Choose your producers

Who are your producers? Establish criteria. Your business facilitates and expands the opportunities for local farmers (and other food producers) to access wholesale markets. The following criteria are useful in helping you decide which farmers you want to sell and represent through your business.

Product values. What defines local for you? Do you only handle organic? Small farms? Beginning farms? These criteria should be in line with how you tell the story about your own business.

Product variety. Fresh meat? Seafood? Jams? Or just produce? Locally produced but not locally grown products like roasted coffee? It’s good to offer as wide a mix as you can handle to compete with traditional distributors and help customers meet minimums.

Product availability. Will a farmer only sell their overage of crops at the height of the season? This may cause some of your customers to turn elsewhere. Ideally a farmer will provide a wide supply, including the beginning and end of a crop’s season.

Product redundancy. You can reduce the risk of not having adequate supply by working with farmers that grow the same crops in a diversity of locales. For example, a frost or flood in one area will not wipe out the supply for customers because a backup exists. Similarly, if your only apple orchard suddenly decides to sell all of their apples elsewhere, you won’t be stuck without any apples during the height of the season. Farmers may not like the competition at first but if an incident occurs, they will appreciate that their customers can still order through your business without having to turn to a non-local distributor.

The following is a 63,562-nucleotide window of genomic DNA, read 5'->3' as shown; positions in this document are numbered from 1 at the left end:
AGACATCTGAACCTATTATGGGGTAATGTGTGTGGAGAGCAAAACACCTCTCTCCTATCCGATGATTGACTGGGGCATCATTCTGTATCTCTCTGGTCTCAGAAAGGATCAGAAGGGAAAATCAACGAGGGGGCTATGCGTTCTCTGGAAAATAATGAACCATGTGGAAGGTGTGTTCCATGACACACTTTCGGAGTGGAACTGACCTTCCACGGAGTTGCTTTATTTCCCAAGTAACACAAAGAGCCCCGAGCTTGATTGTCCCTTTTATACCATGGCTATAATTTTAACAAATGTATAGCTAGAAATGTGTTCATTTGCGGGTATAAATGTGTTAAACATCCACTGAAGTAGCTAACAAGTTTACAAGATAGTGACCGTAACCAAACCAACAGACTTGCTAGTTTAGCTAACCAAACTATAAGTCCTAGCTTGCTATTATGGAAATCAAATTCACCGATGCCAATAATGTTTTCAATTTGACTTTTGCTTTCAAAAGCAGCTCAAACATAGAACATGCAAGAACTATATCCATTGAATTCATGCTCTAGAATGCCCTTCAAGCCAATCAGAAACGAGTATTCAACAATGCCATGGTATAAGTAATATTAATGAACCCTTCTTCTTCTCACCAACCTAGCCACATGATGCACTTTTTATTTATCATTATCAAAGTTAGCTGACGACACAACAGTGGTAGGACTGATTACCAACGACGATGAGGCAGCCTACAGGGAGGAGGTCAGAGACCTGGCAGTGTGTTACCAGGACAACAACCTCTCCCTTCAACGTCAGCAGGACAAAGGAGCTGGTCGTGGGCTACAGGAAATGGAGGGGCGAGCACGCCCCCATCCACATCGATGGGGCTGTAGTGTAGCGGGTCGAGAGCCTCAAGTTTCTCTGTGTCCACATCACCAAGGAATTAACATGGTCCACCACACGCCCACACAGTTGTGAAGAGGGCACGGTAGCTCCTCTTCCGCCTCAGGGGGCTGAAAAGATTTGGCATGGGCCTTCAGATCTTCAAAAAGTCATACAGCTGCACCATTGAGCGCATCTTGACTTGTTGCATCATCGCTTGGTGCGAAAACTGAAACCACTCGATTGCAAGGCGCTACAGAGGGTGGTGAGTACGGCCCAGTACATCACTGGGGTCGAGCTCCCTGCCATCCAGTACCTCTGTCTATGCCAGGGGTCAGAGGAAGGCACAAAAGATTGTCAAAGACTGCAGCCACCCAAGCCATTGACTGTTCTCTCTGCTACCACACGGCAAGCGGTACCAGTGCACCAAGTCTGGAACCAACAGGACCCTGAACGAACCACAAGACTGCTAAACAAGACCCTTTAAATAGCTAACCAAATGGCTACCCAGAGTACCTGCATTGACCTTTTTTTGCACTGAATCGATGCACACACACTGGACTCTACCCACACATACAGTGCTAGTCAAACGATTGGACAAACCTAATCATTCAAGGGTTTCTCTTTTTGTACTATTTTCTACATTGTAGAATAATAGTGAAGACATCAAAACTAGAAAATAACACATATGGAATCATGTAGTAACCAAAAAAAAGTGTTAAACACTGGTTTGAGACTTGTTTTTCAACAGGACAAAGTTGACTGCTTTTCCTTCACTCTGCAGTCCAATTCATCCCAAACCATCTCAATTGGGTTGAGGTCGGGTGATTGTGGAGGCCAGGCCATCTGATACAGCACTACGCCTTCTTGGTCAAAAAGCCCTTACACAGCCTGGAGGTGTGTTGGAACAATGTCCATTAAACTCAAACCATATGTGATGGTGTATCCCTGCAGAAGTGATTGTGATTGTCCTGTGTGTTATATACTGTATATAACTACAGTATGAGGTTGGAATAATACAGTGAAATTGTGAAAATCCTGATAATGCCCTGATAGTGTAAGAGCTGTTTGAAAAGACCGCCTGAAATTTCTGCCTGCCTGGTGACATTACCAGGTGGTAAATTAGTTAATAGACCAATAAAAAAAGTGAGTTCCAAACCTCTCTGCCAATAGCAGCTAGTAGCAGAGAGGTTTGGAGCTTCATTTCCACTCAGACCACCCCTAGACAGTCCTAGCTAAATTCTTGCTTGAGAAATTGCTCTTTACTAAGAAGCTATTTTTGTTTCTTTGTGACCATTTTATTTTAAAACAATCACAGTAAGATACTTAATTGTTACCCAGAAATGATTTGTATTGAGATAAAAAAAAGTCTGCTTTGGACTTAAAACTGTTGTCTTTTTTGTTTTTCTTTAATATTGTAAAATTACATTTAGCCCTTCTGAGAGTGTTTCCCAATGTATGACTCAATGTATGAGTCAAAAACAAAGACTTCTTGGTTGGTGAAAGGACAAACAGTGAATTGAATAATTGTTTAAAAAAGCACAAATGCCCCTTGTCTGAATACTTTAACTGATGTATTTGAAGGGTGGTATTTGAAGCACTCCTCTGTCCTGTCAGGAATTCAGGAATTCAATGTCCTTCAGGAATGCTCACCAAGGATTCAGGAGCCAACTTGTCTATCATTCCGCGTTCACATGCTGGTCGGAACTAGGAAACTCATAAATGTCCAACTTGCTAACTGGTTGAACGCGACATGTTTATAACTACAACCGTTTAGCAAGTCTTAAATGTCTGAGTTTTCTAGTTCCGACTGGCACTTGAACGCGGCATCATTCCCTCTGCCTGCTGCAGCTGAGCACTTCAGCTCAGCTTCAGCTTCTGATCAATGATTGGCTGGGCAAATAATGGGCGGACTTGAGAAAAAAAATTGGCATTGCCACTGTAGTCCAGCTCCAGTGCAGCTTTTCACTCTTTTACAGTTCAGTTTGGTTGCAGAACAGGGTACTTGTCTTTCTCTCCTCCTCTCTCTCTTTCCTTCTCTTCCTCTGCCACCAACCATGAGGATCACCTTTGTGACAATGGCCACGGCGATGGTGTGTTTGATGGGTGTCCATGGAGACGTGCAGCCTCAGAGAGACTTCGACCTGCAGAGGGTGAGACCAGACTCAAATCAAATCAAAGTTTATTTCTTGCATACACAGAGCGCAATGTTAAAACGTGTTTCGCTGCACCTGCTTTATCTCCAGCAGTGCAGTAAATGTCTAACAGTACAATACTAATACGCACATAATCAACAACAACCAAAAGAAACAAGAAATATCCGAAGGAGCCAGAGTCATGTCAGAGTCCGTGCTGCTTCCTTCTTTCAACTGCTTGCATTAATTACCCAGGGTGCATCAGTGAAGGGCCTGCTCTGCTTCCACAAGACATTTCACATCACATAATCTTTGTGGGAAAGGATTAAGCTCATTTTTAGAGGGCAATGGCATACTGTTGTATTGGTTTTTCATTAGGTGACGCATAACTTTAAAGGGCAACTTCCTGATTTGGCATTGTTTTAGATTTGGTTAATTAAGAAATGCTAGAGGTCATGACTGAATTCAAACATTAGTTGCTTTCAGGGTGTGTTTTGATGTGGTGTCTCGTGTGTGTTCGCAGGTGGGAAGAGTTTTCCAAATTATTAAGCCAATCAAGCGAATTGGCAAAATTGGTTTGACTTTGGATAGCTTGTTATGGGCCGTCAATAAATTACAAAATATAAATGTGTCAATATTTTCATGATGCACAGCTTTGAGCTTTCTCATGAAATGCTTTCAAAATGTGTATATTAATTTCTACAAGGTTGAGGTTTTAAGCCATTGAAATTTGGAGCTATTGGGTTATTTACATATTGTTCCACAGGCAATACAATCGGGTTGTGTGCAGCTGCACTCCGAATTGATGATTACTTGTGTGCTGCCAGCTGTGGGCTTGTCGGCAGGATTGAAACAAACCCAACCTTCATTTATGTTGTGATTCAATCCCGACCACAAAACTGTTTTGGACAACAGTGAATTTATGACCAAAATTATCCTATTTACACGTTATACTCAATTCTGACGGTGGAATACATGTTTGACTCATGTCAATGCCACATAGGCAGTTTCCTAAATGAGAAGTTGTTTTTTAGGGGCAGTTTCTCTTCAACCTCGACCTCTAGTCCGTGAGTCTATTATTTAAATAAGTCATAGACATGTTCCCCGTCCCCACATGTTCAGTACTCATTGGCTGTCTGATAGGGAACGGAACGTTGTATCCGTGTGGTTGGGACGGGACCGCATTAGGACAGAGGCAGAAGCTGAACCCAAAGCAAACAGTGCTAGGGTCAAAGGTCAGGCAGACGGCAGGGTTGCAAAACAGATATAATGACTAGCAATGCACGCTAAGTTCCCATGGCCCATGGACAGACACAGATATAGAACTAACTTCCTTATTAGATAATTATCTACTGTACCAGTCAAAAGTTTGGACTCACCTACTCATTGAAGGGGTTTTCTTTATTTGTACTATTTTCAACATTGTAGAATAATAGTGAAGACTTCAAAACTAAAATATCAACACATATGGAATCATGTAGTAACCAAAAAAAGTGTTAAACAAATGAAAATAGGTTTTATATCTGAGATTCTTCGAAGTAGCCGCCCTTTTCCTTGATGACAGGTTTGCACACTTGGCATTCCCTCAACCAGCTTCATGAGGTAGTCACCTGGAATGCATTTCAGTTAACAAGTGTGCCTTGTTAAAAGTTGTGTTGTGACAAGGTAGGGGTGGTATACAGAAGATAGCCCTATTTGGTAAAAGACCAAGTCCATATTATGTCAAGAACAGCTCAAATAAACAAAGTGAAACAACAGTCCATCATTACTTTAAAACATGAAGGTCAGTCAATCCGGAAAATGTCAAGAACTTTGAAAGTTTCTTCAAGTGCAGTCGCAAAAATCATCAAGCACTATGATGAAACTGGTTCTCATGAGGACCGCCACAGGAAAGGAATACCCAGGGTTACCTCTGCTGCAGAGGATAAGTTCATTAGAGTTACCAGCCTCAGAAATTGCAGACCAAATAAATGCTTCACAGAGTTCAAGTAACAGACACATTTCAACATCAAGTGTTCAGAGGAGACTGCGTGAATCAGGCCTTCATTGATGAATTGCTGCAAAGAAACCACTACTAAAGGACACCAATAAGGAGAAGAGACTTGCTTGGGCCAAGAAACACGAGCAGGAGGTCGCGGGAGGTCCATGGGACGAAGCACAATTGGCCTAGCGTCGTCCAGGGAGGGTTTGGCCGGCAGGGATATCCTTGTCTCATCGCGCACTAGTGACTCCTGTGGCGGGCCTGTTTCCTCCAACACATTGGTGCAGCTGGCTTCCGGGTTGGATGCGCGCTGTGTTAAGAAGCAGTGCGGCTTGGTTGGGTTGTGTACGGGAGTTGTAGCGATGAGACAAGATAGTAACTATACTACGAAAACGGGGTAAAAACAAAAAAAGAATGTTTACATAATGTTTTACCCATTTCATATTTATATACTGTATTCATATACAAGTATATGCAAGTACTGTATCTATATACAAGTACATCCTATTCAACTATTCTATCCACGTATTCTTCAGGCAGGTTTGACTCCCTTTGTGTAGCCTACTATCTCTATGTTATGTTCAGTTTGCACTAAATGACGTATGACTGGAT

Product redundancy redux. Farmers want and need to make money through your marketplace. So it could be smart to avoid excessive duplication in the same product categories, like 20 growers of tomatoes, unless you have volume demand for those tomatoes. The operation needs to be worthwhile for participating farms. Farms who are early suppliers to your business may have taken a chance with you, expecting their sales to grow. Respect their investment in you by adding additional farms at a rate that is in line with demand. If you do have a goal of bringing on more producers, learn current producers how much they have to sell for it be worthwhile and then track their sales. If demand warrants, add more producers and aggregate with your current producers.

Product scaling. The more suppliers and buyers you work with, the more deliveries, pricing and customer service issues you should be prepared to handle. At what point will adding additional producers cost, and not benefit, your operations? While you may want to allow every single farm to sell through your hub, it’s important to ask your current producers about their willingness to grow with you by making available more product that may be selling out or by growing products not currently available. That will help you maximize existing producer relationships.

Business Model Generation & Budgeting

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